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The L X – T relation and intracluster gas fractions of X-ray clusters

Arnaud, Monique; Evrard, August E.

Arnaud, Monique; Evrard, August E.

1999-05-21

Citation:Arnaud, Monique; Evrard, August E . (1999). "The L X – T relation and intracluster gas fractions of X-ray clusters." Monthly Notices of the Royal Astronomical Society 305(3): 631-640. <http://hdl.handle.net/2027.42/75062>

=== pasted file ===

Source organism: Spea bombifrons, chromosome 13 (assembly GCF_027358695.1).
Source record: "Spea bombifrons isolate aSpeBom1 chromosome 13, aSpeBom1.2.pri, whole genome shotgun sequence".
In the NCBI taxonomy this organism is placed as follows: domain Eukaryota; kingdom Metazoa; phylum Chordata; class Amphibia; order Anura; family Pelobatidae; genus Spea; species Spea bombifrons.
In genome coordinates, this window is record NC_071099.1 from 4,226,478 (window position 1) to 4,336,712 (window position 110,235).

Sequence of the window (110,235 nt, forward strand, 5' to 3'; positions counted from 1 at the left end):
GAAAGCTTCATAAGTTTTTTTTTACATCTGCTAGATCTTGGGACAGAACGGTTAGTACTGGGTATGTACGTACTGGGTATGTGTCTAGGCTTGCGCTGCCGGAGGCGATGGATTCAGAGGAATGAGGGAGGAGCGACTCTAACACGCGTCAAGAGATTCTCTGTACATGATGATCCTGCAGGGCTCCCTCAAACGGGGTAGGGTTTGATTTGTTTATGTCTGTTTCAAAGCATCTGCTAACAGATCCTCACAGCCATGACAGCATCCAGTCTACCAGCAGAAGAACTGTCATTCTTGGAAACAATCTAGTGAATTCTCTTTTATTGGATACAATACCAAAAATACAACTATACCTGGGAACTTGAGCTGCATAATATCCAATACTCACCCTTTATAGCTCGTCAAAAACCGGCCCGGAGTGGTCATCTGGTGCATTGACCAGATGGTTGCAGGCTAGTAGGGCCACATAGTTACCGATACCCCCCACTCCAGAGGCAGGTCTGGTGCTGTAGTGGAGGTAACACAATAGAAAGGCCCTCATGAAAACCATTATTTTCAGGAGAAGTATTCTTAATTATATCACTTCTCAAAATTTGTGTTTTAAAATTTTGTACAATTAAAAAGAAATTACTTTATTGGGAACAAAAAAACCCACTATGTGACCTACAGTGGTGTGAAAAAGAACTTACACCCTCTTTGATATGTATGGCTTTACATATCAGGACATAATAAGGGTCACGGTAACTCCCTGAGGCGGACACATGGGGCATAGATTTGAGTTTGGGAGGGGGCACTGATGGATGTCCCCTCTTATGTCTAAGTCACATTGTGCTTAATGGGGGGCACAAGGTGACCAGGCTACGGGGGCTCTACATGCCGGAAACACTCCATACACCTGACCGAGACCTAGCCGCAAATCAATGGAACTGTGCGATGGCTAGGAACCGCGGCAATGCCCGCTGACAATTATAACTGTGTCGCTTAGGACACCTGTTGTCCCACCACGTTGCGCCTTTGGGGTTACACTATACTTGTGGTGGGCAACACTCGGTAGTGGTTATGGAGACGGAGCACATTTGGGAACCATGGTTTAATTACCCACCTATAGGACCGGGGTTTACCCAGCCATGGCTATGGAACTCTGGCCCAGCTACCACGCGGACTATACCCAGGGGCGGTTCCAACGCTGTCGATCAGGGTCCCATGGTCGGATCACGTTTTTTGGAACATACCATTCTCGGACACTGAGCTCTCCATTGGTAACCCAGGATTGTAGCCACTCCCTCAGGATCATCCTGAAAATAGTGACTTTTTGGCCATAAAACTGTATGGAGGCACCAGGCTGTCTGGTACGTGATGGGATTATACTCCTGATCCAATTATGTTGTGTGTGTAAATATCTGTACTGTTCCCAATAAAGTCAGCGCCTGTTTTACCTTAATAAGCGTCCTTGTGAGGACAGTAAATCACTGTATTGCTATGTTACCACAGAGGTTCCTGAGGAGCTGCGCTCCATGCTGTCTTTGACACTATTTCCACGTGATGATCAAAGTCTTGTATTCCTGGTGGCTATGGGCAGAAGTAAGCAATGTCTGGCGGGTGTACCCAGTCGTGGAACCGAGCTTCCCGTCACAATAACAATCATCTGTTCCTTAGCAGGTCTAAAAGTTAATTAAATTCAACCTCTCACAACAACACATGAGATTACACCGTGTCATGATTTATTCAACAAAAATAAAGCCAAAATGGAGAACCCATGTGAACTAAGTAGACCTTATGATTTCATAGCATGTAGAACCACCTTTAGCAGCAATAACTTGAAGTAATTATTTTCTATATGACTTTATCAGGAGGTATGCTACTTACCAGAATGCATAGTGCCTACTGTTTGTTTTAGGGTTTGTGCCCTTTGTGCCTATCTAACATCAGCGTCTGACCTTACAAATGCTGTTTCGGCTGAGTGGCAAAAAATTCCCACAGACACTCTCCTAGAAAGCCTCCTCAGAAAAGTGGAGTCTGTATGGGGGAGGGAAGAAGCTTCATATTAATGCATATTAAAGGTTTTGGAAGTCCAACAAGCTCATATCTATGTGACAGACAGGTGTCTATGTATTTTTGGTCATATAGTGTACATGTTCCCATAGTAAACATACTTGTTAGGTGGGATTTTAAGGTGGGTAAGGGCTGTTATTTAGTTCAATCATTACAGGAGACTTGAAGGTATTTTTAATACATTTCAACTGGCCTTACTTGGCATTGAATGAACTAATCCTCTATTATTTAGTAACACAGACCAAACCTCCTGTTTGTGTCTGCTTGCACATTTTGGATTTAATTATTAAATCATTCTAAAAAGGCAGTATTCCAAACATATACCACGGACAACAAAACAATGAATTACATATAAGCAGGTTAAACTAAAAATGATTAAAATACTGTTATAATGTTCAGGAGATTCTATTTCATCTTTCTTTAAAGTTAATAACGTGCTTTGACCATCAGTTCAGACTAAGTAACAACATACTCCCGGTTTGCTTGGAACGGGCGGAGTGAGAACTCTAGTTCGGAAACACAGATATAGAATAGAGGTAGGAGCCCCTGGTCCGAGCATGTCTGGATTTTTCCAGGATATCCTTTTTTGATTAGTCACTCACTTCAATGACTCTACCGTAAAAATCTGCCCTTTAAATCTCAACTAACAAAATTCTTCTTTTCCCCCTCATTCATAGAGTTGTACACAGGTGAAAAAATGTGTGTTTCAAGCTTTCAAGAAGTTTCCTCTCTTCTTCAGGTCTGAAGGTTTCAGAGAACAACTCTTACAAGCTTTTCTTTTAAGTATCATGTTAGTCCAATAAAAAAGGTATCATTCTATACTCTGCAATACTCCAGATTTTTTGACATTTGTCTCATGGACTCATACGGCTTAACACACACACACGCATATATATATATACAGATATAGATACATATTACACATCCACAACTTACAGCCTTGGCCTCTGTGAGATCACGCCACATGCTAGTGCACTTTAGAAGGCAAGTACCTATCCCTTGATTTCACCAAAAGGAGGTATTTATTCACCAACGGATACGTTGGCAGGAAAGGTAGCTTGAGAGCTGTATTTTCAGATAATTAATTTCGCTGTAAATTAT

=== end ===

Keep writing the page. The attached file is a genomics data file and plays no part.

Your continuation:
Abstract: We re-examine the X-ray luminosity–temperature relation using a nearly homogeneous data set of 24 clusters selected for statistically accurate temperature measurements and absence of strong cooling flows. The data exhibit a remarkably tight power-law relation between bolometric luminosity and temperature with a slope 2.88 ± 0.15. With reasonable assumptions regarding cluster structure, we infer an upper limit on fractional variations in the intracluster gas fraction 〈(Δ f gas f gas ) 2 〉 1/2 ≤ 15 per cent. A strictly homogeneous Ginga subset of 18 clusters places a more stringent limit of 9 per cent. Imaging data from the literature are employed to determine absolute values of f gas within spheres encompassing density contrasts Δ c =500 and 200 with respect to the critical density. Comparing binding mass estimates based on the virial theorem (VT) and the hydrostatic Β-model (BM), we find a temperature-dependent discrepancy in f gas between the two methods caused by systematic variation of the outer slope parameter Β with temperature. Mean values (for H 0 =50 km s −1 Mpc −1 ) range from f¯ gas =0.10 for cool ( T <4 keV) clusters using the VT at Δ c =500 to 0.22 for hot ( T >4 keV) clusters using the BM at Δ c =200. There is evidence that cool clusters have a lower mean gas fraction than hot clusters, but it is not possible to assess the statistical significance of this effect in the present data set. The T dependence of the intracluster medium (ICM) density structure, coupled with the increase of the gas fraction with T in the VT approach, explains the steepening of the L X – T relation. The small variation about the mean gas fraction within this majority subpopulation of clusters presents an important constraint for theories of galaxy formation and supports arguments against an Einstein–de Sitter universe based on the population mean gas fraction and conventional, primordial nucleosynthesis. The apparent trend of lower gas fractions and more extended atmospheres in low-temperature systems is consistent with expectations of models incorporating the effects of galactic winds on the ICM.